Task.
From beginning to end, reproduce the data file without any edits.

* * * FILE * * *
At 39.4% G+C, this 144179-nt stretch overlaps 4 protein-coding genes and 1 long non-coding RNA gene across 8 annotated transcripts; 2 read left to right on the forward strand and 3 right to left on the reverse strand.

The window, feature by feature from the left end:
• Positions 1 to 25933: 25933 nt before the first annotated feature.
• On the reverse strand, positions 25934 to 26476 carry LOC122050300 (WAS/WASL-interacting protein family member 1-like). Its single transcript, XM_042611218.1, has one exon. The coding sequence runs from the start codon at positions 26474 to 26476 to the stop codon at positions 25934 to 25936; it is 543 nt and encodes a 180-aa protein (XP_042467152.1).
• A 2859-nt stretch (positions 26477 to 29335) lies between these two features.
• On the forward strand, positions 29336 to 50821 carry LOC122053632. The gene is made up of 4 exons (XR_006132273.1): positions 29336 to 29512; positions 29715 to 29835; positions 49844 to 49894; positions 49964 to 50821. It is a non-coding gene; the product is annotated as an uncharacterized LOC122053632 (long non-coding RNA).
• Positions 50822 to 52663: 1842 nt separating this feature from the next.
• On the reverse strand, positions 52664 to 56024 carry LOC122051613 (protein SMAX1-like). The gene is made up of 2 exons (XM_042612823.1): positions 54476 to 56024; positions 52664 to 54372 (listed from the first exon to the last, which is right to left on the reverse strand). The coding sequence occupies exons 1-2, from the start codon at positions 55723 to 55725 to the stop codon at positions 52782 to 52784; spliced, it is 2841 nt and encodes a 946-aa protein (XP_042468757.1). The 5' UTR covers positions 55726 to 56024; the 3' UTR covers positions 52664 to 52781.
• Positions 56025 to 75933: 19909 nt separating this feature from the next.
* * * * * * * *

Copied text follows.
At 39.4% G+C, this 144179-nt stretch overlaps 4 protein-coding genes and 1 long non-coding RNA gene across 8 annotated transcripts; 2 read left to right on the forward strand and 3 right to left on the reverse strand.

The window, feature by feature from the left end:
• Positions 1 to 25933: 25933 nt before the first annotated feature.
• On the reverse strand, positions 25934 to 26476 carry LOC122050300 (WAS/WASL-interacting protein family member 1-like). Its single transcript, XM_042611218.1, has one exon. The coding sequence runs from the start codon at positions 26474 to 26476 to the stop codon at positions 25934 to 25936; it is 543 nt and encodes a 180-aa protein (XP_042467152.1).
• A 2859-nt stretch (positions 26477 to 29335) lies between these two features.
• On the forward strand, positions 29336 to 50821 carry LOC122053632. The gene is made up of 4 exons (XR_006132273.1): positions 29336 to 29512; positions 29715 to 29835; positions 49844 to 49894; positions 49964 to 50821. It is a non-coding gene; the product is annotated as an uncharacterized LOC122053632 (long non-coding RNA).
• Positions 50822 to 52663: 1842 nt separating this feature from the next.
• On the reverse strand, positions 52664 to 56024 carry LOC122051613 (protein SMAX1-like). The gene is made up of 2 exons (XM_042612823.1): positions 54476 to 56024; positions 52664 to 54372 (listed from the first exon to the last, which is right to left on the reverse strand). The coding sequence occupies exons 1-2, from the start codon at positions 55723 to 55725 to the stop codon at positions 52782 to 52784; spliced, it is 2841 nt and encodes a 946-aa protein (XP_042468757.1). The 5' UTR covers positions 55726 to 56024; the 3' UTR covers positions 52664 to 52781.
• Positions 56025 to 75933: 19909 nt separating this feature from the next.